The future of Brexit now hinges on securing a delay that allows for a Final Say

Whatever deal is eventually agreed by parliament will carry democratic legitimacy only if it is ratified by a popular vote

Wednesday 13 March 2019 21:29 GMT
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May has been ruinously stubborn – ruinous to her own position, inviting defeat over and over again
May has been ruinously stubborn – ruinous to her own position, inviting defeat over and over again

When it came, it was dramatic, and a huge relief. No-deal Brexit, so disastrous, is ruled out, and comprehensively. Though Theresa May dared not say as much, from her actions it seemed clear that she was still clinging to the notion that, someday, somehow, her deal will eventually win approval in the House of Commons. Her sole political technique is the “bounce”, and her only reliable ally the passage of time. Hence her taste for a hard deadline. Her subterfuge, such as it was, did not succeed. Albeit by a tiny majority – four – parliament, at last, shows signs of exerting its will, and, to borrow a phrase, taking back control.

Ms May has been ruinously stubborn – ruinous to her own position, inviting defeat over and over again. That explains why she has been so reluctant to allow MPs to rule out a no-deal Brexit. Indeed, she has only recently relaxed collective cabinet responsibility to allow a free vote on her own, disingenuous version of ruling out a no-deal Brexitone that explicitly ”notes” that the default position remains leaving on 29 March without a deal. The prime minister was still trying to resuscitate her dead dealhence the trickery and loopholes in the government’s motion. It was transparent, and now her own cabinet minsters have defied her by abstention on the key vote. “Dead woman walking” is a phrase that comes readily to mind once again.

Now attention moves to delaying Article 50 – an inevitability if only for practical purposes – and the broader attitude of the other 27 governments in the European Union. Both the EU and the Commons must ensure that Ms May does not simply use the next few weeks to run down the clock with a series of charades, distractions and time-wasting manoeuvres. She has form in this respect. She fails to grasp that no deal is no negotiating weapon if everyone knows it is a bluff.

So the British government will still need to explain what the point of a delay is, and the EU will have to be satisfied that it will not be trapped in the permanent purgatory of Brexit. The preparations for the European parliament elections leaves 23 May as a hard deadline that cannot be postponed so easilyand one that will be used by Ms May to cajole parliament into voting for a deal it has twice overwhelmingly rejected, or else risk that hard Brexit that MPs would rule out for good if they were ever allowed to. The messiness continues.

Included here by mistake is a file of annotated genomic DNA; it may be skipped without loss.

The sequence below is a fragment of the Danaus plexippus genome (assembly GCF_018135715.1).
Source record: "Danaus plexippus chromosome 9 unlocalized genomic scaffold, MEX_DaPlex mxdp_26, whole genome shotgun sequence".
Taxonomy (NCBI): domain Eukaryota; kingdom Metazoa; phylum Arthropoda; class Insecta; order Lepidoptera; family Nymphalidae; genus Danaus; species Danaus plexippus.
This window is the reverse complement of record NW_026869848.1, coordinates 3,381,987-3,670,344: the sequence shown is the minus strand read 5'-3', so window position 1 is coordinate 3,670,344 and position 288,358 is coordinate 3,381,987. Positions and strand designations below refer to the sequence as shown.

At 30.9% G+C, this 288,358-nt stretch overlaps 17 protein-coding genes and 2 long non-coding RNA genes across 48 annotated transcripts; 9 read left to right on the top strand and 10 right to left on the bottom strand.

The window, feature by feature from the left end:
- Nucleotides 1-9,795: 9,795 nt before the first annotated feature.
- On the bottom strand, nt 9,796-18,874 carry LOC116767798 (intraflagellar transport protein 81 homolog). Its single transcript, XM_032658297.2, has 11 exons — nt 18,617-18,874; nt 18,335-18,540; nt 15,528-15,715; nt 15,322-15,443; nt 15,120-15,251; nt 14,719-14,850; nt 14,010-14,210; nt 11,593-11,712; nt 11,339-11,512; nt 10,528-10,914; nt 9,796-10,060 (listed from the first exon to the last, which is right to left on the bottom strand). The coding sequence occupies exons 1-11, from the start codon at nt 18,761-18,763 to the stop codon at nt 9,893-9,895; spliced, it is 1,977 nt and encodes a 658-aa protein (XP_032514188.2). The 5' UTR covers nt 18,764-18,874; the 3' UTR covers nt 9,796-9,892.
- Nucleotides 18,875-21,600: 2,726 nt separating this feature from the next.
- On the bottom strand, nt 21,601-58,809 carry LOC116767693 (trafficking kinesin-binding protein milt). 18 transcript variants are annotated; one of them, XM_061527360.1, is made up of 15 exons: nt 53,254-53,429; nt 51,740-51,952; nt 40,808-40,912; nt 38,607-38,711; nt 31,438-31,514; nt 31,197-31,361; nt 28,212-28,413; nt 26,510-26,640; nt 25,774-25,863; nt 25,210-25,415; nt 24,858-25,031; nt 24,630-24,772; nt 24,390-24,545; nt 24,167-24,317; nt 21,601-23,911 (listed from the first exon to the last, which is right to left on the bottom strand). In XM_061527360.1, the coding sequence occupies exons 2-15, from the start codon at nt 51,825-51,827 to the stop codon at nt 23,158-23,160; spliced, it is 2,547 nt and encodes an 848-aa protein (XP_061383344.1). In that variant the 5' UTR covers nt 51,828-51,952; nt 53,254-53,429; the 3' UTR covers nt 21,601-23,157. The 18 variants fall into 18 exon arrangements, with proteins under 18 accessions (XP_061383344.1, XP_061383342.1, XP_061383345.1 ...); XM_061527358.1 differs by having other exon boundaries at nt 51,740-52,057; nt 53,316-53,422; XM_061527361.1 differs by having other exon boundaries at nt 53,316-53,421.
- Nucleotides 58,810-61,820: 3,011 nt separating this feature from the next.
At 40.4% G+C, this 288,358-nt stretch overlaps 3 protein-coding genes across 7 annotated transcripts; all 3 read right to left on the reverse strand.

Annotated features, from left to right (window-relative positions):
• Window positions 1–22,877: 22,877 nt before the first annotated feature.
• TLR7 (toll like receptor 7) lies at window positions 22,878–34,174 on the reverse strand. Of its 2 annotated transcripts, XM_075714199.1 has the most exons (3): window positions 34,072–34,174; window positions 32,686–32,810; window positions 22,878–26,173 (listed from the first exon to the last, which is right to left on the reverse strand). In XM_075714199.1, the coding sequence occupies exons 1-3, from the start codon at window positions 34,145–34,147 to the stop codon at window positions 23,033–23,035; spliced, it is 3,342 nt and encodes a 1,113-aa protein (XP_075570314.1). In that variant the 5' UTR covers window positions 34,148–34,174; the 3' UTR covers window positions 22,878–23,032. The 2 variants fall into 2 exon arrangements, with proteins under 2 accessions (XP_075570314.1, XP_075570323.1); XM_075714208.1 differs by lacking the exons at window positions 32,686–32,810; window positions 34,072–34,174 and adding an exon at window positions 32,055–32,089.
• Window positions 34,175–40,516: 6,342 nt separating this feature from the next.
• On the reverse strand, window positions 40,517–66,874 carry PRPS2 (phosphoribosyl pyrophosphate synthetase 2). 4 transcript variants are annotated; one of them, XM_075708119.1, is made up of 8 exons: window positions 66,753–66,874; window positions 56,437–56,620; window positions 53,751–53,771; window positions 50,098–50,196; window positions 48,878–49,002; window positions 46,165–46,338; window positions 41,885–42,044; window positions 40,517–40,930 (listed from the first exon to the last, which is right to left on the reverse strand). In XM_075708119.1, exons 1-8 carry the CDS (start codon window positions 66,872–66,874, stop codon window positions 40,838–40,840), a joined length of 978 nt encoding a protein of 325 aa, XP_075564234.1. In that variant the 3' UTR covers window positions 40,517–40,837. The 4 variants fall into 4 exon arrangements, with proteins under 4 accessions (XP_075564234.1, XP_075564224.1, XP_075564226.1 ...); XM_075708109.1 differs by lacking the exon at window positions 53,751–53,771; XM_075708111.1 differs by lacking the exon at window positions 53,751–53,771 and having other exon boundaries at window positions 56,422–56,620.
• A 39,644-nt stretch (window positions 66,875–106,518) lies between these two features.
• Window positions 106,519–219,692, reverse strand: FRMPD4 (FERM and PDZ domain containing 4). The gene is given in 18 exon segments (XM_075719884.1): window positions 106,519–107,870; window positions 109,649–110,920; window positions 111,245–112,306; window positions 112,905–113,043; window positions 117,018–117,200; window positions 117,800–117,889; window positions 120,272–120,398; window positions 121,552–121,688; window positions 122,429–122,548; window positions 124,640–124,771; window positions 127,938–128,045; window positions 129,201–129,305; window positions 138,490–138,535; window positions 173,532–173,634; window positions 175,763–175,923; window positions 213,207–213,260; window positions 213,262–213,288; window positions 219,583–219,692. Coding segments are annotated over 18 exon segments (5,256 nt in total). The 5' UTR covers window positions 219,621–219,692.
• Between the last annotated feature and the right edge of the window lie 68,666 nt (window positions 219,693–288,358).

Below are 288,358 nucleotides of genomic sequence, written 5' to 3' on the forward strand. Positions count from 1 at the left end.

Ideally, the UK should have a much longer delay. The nation needs the time necessary to reach a final comprehensive agreement with the EU, and for that to win democratic approval via a Final Say referendum. Thus far, the British parliament has not in fact been voting on a “deal” or “no deal”, so much as on a half-deal – the divorce agreement alone. All the drama about the Irish backstop, the rights of EU citizens and other issues has done is to obscure the fact that the more important part of the future relationship – on trade access and security – is entirely absent. In those crucial matters there is in fact no deal anyway, merely a non-binding “political declaration”.

Prior to that, parliament will have to forge a broad cross-party consensus about what it does want. The chancellor, Philip Hammond has pointed the way – relaxing the “red line” on the customs union.

The point is this: whatever deal is eventually agreed by parliament will carry democratic legitimacy only if it is ratified by a popular vote. We have witnessed the strength of feeling on all sides of the debate, and the unpleasant veiled threats being thrown around in some quarters about a Final Say referendum.

These should not prevent a democratic vote by the people on the most momentous decisions to be taken in most of their lifetimes. They deserve it and they demand it.

Recent events in parliament suggest that the message is getting through as to what the public will and will not accept; but MPs have to realise too that in 2016 the British constitution underwent a fundamental change, with sovereignty moving out of the chamber and lobbies of the Commons and into the hands of the wider electorate.

If and when the parliamentary decision on Brexit arrives – and it may take some time – that is not the moment to exclude them.

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